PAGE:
Phil: So do you think the internet has brought you closer to your fans?

SH: Most definitely yes… it was something we become conscious of (in Marillion) almost before most people in the UK were that familiar with the internet. We realised it was a good opportunity to turn our fan base into a family and develop a good two way dialogue between the band and fans. We started that back in 1997 which in terms of years doesn’t sound that long ago but believe me in terms of the internet it was the dark ages (laughs). People used to poke fun at us and call us geeks back then, now we are pioneers.

Phil: I went to a Free Music Business Seminar in the latter part of 2011 and was horrified when I heard a music industry executive use Marillion as a good example of using Fan pledges to finance their albums but then quickly dismissed Marillion as being a crap band. I thought this was very unprofessional to say in a public discussion.

SH: Well that’s his view… He should have said ‘He doesn’t like Marillion’ not ‘it’s a crap band’. He is welcome to his opinion but I agree he shouldn’t have said we are a crap band but then that is large record company executives for you… It’s like saying Robert Stephenson invented the Steam train… he was a crap train driver… but he invented the train (laughing)

Phil: Right lets get back to talking about real music again… Going way back how did you and Richard (Barbieri) first get to know each other?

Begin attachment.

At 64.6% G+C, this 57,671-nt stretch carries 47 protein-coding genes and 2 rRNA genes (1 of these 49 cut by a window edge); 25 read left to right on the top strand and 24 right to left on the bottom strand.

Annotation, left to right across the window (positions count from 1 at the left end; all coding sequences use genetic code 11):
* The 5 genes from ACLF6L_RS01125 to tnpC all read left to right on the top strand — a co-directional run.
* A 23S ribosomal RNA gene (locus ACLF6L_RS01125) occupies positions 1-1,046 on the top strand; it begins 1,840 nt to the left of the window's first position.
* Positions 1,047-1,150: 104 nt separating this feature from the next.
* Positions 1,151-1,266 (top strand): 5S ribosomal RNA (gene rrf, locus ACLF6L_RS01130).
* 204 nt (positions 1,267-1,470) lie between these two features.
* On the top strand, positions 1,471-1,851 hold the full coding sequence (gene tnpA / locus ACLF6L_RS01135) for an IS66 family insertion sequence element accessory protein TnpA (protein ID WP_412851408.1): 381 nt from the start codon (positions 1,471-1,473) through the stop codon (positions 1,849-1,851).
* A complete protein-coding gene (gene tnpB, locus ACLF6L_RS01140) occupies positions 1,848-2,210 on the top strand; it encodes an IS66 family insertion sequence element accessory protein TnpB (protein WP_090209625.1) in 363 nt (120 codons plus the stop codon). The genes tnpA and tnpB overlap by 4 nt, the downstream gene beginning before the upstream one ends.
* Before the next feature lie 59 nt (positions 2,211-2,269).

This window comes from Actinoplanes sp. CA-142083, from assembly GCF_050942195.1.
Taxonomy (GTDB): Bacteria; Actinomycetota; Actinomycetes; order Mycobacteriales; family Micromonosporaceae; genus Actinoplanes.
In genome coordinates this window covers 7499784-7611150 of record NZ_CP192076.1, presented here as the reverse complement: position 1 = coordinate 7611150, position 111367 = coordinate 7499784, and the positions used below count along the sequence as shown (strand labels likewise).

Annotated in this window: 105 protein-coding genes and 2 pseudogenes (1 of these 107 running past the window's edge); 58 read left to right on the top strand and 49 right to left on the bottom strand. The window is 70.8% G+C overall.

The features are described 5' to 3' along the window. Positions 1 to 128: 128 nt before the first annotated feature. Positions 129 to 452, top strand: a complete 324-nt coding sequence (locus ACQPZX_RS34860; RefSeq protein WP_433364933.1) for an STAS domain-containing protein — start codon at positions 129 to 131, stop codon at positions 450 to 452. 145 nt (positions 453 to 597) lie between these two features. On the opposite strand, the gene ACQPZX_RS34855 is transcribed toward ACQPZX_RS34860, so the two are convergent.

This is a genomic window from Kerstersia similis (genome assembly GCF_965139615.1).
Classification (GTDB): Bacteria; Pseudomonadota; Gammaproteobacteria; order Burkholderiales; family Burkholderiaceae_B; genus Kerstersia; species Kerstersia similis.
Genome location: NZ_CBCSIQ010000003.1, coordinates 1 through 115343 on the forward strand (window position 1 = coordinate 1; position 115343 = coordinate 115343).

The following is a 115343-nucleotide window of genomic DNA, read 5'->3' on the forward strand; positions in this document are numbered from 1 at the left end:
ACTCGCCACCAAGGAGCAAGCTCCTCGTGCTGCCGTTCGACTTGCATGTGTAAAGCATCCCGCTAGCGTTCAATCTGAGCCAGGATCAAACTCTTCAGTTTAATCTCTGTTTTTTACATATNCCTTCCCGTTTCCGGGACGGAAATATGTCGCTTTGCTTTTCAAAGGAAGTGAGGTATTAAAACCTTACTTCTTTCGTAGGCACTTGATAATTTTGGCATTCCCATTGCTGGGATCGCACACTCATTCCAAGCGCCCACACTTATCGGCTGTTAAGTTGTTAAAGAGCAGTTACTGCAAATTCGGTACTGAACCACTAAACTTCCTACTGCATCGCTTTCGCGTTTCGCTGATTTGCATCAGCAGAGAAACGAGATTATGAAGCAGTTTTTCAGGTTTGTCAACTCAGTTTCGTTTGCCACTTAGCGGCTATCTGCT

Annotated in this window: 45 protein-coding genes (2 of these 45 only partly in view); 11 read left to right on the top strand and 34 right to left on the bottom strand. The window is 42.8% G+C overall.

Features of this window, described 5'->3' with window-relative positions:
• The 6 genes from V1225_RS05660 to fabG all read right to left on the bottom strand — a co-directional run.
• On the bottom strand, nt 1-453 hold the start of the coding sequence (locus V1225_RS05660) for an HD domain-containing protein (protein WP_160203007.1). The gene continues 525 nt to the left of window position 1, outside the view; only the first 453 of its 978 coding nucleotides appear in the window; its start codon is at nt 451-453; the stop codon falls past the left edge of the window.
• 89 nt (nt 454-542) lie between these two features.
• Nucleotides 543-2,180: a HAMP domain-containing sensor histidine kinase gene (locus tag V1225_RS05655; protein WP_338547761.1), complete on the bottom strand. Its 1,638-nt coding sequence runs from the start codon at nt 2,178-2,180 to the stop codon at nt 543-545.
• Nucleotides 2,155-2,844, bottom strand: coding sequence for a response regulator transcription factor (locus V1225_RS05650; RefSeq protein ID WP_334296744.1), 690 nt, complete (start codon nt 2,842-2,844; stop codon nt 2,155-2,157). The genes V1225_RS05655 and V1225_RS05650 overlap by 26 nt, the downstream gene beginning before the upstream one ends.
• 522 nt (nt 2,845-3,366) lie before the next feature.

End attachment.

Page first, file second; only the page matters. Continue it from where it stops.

SH: Well around 1996 I was looking to make the album called ‘Ice Cream Genius’, which was my first and arguably only solo album, and I was looking around for people to get involved in it. I had already written all the songs and had demos recorded and wanted the whole album to be an experiment. So I involved Dave Gregory (who used to be in XTC) who I knew well enough to ask to play guitar on this album. I also ended up with Clem Burke, the drummer from Blondie, and a bass player called Chucho Merchan , who has played with the Eurythmics a lot (lots of crap bands here by the way – both laughing sarcastically). Anyway I was now looking for a producer for the album and I had heard an album by Porcupine Tree and of course it had been mixed / produced by Steve Wilson. I loved the way the album sounded and how it had been mixed so I called him up and asked him if he would be interested in producing my album. So we had a meeting in London, in some Café, during in which he told me, by pure coincidence, he had been approached by Fish to produce his solo album and he had agreed to do it (typical huh!!). So I said in that case it’s probably not such a good idea if you produce mine too but I knew he was working with Richard and knowing that he had been in the band Japan (Japan being a band I used to listen to a lot way back when). So I asked Steve if he would play Richard my demo’s as I would be thrilled if he would interested in getting involved with my project. So Steve played the demo’s to Richard and he liked some of it, not all of it, but enough to be a part of the project. After when I put together my band ‘The H Band’ to play live, Richard also joined me to do this, along with the other guys who had helped out with the album. So we became good friends during ‘The H Band’ tour and spent a lot of time on tour buses etc talking and, despite the fact Richard and I are quite different people (he is a quiet dark sort of character and I’m a bit louder and more extrovert), we formed a very good understanding during that time and stayed in touch ever since. He came to see Marillion from time to time and I went to see Porcupine Tree…just mainly to socialise.